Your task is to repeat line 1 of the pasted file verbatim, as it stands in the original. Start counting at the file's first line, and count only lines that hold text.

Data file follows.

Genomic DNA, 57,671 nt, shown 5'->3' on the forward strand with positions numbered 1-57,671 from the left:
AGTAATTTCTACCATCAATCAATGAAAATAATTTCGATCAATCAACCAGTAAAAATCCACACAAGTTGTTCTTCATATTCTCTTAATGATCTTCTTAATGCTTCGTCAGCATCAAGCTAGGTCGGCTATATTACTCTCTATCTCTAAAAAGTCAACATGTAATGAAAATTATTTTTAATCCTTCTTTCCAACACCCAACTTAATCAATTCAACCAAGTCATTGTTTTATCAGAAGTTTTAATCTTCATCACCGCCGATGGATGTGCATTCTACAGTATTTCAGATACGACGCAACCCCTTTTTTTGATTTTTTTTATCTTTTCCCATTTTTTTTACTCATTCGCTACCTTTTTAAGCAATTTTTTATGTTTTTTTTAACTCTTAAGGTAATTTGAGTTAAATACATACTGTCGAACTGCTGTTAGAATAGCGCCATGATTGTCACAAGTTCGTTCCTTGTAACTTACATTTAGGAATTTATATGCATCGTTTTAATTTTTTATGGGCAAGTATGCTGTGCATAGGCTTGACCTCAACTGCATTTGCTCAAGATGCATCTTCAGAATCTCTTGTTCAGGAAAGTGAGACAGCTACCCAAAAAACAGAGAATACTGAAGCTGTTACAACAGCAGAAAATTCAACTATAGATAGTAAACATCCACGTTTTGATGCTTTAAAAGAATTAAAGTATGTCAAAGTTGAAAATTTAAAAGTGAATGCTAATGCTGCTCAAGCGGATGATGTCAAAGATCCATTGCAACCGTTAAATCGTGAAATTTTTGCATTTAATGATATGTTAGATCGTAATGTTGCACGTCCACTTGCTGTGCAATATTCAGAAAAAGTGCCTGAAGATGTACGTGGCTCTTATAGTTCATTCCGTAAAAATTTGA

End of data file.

Genomic DNA, 57,671 nt, shown 5'->3' on the forward strand with positions numbered 1-57,671 from the left: